While Ryan Crocker, the ambassador to Iraq, and Gen. David Petraeus, America’s top military commander in Iraq, sat in front of lawmakers on Capitol Hill, the top legislator in America sat with four college students in Gelman Library. Weird.
The night before, we spent hours ticking off the questions. Sitting on the second floor of The Hatchet’s townhouse, six – at times seven – people who had only corresponded through e-mail scoured the Internet and rifled through each other’s minds, grappling for information about Nancy Pelosi.
We wanted to know why she hasn’t endorsed a candidate. Why has she been unsuccessful in enacting change in China? And as college journalists, we wanted to be taken seriously.
MTV, the station that promulgated trashy reality television, brought us together. They had a very interesting television show, whereby college journalists would sit down with policy makers and discuss anything and everything. The show, called “Editorial Board,” premiered a few weeks ago with Bill Clinton as a guest during his Clinton Global Initiative University in New Orleans. Four journalists from Tulane University, the University of Southern California, Smith College (Mass.) and Howard had Clinton wagging his finger, raising his voice and defending his legacy. In short, it was wildly successful.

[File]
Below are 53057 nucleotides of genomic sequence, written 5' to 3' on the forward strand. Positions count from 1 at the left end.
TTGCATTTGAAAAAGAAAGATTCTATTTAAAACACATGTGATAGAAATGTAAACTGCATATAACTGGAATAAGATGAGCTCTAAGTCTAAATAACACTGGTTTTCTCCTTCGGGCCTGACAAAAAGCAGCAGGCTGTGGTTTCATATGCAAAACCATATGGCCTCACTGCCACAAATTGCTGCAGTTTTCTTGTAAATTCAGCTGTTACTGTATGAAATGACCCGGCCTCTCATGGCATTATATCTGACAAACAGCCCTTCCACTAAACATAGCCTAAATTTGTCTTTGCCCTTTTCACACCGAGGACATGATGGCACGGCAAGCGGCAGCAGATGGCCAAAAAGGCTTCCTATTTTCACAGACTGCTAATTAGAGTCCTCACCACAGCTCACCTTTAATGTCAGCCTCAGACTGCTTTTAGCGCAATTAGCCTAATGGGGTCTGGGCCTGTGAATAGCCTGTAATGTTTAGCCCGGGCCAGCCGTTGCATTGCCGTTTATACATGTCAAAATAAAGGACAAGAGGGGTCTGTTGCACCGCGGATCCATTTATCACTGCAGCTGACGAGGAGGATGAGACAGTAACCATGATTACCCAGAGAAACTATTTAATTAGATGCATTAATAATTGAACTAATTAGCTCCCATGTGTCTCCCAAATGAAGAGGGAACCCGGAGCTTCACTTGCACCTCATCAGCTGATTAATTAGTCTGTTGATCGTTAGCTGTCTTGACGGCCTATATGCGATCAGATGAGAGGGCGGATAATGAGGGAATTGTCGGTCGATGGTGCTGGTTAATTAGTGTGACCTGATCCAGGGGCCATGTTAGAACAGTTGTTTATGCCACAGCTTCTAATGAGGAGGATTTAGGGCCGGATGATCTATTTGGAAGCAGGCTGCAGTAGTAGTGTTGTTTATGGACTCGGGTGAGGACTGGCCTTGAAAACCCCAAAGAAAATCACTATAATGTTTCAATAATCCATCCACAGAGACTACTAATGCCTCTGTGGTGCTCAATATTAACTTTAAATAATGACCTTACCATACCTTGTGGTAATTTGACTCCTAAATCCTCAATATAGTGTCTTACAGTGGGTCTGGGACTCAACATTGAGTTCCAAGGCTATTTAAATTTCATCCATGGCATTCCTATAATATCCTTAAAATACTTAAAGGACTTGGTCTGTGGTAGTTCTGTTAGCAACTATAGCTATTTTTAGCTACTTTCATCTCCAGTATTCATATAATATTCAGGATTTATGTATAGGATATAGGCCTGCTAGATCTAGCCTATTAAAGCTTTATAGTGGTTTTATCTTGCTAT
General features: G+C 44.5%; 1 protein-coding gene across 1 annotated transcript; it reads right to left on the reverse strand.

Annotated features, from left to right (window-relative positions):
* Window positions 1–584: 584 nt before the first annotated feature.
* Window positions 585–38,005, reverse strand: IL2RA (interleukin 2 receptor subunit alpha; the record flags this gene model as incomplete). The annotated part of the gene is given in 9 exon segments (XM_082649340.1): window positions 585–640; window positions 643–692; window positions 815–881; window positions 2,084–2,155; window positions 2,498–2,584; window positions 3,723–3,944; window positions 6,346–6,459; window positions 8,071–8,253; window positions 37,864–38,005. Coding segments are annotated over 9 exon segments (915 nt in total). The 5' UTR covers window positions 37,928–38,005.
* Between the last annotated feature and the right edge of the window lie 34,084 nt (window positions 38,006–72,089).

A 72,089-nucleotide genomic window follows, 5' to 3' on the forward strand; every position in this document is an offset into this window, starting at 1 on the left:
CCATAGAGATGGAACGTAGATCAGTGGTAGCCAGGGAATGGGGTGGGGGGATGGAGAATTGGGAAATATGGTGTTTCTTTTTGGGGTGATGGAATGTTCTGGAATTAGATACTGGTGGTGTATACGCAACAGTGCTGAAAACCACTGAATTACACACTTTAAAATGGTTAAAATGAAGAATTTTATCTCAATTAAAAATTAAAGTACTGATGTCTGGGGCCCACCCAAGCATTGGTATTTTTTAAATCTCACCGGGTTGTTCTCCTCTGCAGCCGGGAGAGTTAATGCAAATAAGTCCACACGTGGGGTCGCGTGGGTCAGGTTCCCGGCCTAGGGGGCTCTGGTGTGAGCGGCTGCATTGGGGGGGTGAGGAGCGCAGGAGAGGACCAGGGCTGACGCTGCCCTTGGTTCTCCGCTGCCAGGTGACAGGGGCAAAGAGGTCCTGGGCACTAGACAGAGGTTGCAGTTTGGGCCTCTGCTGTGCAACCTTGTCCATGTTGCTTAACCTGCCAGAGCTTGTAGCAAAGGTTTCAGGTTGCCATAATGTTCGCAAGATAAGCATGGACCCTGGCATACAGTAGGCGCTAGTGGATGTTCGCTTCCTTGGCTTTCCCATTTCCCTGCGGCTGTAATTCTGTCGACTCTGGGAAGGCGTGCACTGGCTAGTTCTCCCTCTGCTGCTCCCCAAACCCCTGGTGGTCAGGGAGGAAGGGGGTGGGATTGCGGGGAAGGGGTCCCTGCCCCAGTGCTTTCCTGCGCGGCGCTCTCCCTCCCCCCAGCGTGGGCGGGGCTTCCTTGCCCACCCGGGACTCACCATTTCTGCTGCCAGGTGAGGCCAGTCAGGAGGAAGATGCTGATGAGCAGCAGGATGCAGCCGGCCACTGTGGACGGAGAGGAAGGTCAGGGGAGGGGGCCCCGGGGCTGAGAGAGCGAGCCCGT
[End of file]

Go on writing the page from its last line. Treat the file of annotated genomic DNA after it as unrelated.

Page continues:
The only rule on this show is that there were there are no rules. No bounds on what we could ask. There would be no restrictions, little adult supervision and a carefully constructed script with hard-hitting questions for Pelosi, the first woman speaker of the house. They set up a studio on the second floor of Gelman Library, complete with five cameras, a makeup artist, lights hanging from the ceiling and media in an adjourning room. This was the real deal. We would be sitting with one of the most powerful women in the world and could ask her anything we wanted.
Lilly Lamboy, a sophomore at Smith College and a fellow panelist with Pelosi Tuesday, made national news when she asked Clinton about his stance on gay marriage. On Tuesday, Lamboy asked Pelosi about her plans for tangible changes in human rights in China. Michael O’Brien, a senior at the University of Michigan, forced Pelosi into a corner about her trust in Petraeus. Laura Plantholt, a sophomore at the University of San Francisco, told Pelosi it was necessary to endorse a candidate. And myself, the editor of this very newspaper here in Foggy Bottom, got Pelosi to say there would be no genocide in Iraq if American troops left.
It was terrifically exciting. But on top of the glamor, free food and attention, we found something that I always doubted: we matter. Not only the four political junkies from around the country that were chosen to question the California Democrat. Students our age are taken seriously.
Maybe it isn’t so odd. During a short break, Pelosi turned to us and told us that we have the opportunity to make a difference in this election. She spoke of the Internet and how it is empowering our generation to make a difference. She knows that college students now have power. With blogs and college newspapers that electronically transcend the bounds of campus, 21-year olds have a new voice.
Much of what Pelosi had to say was ambiguous. By the time she finished answering a question, I had forgotten what we asked. We were prepared for stock answers and that is what we got.
But this experience highlighted something that is becoming clear in this election: we matter. We all matter.